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How did a girl from a small Midwestern town become one of the world’s top female alpinists, a record holder for the most 8000-meter peaks climbed by an American woman? Christine Boskoff was at the top of her career when she and her partner died in an avalanche in 2006. Author Johanna Garton joins us to share why she was drawn to telling Boskoff’s story.
In this livestreamed conversation, Garton talks about her book Edge of the Map: The Mountain Life of Christine Boskoff, which traces the sharp twists and turns in Boskoff’s life. Joined in conversation by climber Mark Gunlogson, Garton takes us from Boskoff’s early years as a Lockheed engineer, through her first successes in the climbing world, to her purchase of Seattle-based Mountain Madness after owner and climber Scott Fischer died in the 1996 Everest disaster. They discuss how Christine was a deeply loved role model and how her life was one of constant achievement mixed with personal tragedy. Join us for a true tale that is equal parts inspiring, dramatic, and heartbreaking.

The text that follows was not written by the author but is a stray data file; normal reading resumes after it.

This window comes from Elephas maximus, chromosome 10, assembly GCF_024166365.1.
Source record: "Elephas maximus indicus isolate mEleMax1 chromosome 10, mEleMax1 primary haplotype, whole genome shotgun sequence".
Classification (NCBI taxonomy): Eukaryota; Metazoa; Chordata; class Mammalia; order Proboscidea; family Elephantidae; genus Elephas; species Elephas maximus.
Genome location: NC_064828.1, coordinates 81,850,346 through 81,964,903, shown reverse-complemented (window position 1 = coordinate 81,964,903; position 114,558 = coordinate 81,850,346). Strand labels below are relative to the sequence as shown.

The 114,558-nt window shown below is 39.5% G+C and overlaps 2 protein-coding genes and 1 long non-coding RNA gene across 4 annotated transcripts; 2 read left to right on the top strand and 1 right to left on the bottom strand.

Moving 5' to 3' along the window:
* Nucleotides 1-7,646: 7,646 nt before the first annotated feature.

Johanna Garton is a mother, author, and cross country coach. As an AmeriCorps VISTA member in Chicago, Garton worked on behalf of refugee survivors of torture at the Heartland Alliance. She has served on the Colorado Governor’s Commission on Community Service and taught advocacy and legal issues for nonprofits at Regis University. Several years of living and working in Asia inspired her to write her first book, Awakening East.
Mark Gunlogson’s climbing career spans more than forty years across the globe, more than thirty of which include working in the guiding industry. Also, included in this time is 26 years at Mountain Madness, where he worked alongside Scott Fischer, and 10 years with Christine Boskoff.
Presented by Town Hall Seattle.